In August 1612, the Pendle witch trials took place in Lancaster, Lancashire. 80 years before the notorious Salem witch trials, these trials against a group of people from a remote area of Northern England set precedents that stretched all the way to Massachusetts and beyond.
My debut novel, The Hellion, is based on some of those who found themselves accused during the trials.
The People Behind the Pendle Witch Trials
Much information is available about the political history of the trials. The king at the time, the lawmakers, the prosecutors and the scribes are all well known and well documented. What is often overlooked in stories of horror such as this one is the victims. The people who lost their lives are overshadowed by the power balance.
It’s natural (though frustrating) that we wouldn’t know as much about these people as we do about the men at the the top of the pile. Often illiterate, certainly without access to record makers, the poor of Pendle would have lived their lives in utter obscurity compared to the ruling classes in London, and even Lancashire.
However, we are lucky – in a way – that such comprehensive records were kept of the trials themselves. From these, we know the names of the accused, where they lived, who they were related to, and – from the often heated exchanges – an idea of their characters.
Malkin Tower and the Devices
Some of the accused lived in a home called Malkin Tower. This gives us an immediate insight into them and how they lived. Although it may sound grand, Malkin Tower was a nickname. Malkin was an old word meaning slovenly or slatternly, and the ‘Tower’ part was likely a joke. The fact that the house had been given this name, that it was widely used – even in official court documents – suggests that it was somewhat infamous. The occupants stated that it was their address – did they encourage the use of the name?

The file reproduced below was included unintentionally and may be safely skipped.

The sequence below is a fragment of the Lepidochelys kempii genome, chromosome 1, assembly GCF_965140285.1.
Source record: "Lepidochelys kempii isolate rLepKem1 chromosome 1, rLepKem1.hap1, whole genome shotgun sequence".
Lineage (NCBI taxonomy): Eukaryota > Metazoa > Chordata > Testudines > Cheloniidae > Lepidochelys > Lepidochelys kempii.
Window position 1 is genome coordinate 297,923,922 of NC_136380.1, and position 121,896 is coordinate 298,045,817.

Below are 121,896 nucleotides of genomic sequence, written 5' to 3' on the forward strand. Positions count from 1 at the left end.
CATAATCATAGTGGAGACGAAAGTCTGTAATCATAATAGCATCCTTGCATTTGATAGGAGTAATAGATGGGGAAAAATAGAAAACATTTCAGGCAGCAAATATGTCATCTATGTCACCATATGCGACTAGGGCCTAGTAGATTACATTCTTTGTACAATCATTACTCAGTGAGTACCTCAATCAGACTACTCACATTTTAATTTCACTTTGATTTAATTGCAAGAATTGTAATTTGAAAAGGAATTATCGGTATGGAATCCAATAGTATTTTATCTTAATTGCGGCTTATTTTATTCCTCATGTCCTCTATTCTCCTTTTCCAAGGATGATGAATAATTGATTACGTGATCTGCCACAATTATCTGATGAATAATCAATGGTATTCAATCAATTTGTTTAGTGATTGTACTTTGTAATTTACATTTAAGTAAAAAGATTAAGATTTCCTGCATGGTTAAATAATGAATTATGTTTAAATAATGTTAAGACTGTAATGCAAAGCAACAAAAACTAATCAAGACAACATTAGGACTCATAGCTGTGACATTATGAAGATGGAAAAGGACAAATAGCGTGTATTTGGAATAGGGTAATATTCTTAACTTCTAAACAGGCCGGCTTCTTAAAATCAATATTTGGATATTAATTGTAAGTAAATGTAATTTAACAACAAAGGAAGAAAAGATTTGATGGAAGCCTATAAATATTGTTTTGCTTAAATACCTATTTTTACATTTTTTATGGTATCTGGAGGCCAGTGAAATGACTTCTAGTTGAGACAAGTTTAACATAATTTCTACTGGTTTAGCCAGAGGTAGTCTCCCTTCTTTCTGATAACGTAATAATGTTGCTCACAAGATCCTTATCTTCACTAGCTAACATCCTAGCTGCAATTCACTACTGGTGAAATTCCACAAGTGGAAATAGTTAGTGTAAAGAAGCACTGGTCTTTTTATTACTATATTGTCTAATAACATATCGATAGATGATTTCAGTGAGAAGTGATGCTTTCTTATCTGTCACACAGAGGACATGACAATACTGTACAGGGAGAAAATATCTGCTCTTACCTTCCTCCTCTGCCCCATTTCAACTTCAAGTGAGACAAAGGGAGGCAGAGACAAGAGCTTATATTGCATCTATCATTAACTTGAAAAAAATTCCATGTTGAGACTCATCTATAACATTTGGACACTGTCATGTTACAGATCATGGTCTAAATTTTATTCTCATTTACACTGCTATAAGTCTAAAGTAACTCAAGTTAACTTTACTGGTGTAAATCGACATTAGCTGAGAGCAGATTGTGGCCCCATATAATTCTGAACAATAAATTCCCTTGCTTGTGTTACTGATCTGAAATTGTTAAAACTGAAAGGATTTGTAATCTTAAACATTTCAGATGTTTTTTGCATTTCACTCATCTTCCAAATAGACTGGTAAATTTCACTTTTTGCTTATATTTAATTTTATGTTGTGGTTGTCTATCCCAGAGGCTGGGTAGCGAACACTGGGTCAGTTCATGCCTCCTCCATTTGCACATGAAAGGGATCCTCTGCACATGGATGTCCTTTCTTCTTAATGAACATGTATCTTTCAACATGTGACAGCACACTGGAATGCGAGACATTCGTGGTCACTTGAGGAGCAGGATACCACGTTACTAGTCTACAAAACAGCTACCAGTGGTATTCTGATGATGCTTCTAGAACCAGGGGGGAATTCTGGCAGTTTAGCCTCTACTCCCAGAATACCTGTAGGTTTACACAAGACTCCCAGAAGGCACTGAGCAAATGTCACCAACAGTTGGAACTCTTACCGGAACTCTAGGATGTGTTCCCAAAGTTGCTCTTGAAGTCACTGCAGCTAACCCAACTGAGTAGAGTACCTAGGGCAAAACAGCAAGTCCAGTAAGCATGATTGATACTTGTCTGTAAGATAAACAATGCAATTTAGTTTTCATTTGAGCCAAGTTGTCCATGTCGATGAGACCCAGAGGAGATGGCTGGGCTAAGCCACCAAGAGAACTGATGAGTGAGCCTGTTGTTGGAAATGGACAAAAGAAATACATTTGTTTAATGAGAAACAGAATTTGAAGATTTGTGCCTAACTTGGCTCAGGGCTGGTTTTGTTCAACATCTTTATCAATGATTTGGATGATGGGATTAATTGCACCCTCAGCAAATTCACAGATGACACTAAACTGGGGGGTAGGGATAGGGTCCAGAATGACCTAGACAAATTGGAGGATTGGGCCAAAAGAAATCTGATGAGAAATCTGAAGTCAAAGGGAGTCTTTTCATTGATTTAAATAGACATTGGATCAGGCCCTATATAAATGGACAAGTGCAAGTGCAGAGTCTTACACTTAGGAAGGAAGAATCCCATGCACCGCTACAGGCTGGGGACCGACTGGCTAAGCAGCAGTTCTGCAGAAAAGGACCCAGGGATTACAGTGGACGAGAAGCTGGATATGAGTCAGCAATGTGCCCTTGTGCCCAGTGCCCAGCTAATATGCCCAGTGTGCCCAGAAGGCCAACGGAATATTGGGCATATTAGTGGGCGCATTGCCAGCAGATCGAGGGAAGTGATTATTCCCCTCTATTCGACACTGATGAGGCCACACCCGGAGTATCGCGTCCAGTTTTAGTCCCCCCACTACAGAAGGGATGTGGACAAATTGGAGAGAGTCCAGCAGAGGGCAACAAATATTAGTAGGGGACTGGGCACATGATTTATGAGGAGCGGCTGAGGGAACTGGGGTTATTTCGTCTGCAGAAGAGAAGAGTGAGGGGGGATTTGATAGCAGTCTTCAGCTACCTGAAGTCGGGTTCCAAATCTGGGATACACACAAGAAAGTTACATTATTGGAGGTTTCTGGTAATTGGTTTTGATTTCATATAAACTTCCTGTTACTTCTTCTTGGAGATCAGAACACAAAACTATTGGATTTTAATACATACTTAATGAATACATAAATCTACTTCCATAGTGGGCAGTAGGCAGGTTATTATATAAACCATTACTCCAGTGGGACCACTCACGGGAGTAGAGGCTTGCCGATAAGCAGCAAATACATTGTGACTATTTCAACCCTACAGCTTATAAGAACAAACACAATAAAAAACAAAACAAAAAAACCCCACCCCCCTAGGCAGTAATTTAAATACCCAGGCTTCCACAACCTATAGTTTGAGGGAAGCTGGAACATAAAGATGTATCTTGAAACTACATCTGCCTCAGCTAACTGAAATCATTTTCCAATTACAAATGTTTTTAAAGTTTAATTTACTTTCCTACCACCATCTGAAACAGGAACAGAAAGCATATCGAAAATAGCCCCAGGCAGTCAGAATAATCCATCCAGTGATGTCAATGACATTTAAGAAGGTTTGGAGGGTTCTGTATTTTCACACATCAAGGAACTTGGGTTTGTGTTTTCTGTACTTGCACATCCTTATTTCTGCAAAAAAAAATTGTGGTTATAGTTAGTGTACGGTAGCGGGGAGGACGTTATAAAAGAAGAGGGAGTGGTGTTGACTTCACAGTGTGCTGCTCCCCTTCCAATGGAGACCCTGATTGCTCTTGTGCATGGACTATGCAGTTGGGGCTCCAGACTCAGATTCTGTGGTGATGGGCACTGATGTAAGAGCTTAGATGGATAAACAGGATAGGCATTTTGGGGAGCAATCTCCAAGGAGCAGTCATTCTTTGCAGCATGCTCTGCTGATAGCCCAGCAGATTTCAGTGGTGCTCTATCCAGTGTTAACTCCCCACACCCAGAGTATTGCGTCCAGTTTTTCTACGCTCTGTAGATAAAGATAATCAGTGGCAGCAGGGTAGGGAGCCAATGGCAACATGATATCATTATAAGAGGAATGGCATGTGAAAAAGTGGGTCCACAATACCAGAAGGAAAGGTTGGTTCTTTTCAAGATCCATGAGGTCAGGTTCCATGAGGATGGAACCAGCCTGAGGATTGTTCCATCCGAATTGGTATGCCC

As well as this, we learn a little about what they were like from the things they said in court. From a combative and well-worded speech given in defence, to a sorrowful and genuine confession of guilt, when we read carefully we can find out what they were like, and what they thought of the charges brought against them.
When we take these reactions and consider them within the wider religious and cultural background, we can ascertain much more about their lives.
Reading About the Pendle Witches
It was an honour to research some of the accused for The Hellion. To learn about their lives, and imagine how they may have lived, was a privilege. You can find The Hellion for sale on the Book Depository (for worldwide free delivery), Amazon (for the paperback, ebook and audiobook), and any other good bookshop. You can also request it from your local independent bookshop.
If you liked this, you can buy me a coffee by making a donation below. No pressure and it is certainly not expected, but each donation gives me the sweet caffeine I need to carry on writing. Thank you!
Requests for interviews, discussions, book club meets, signings etc are welcomed. I’d love to hear from you- just enter your details below. Looking forward to hearing from you!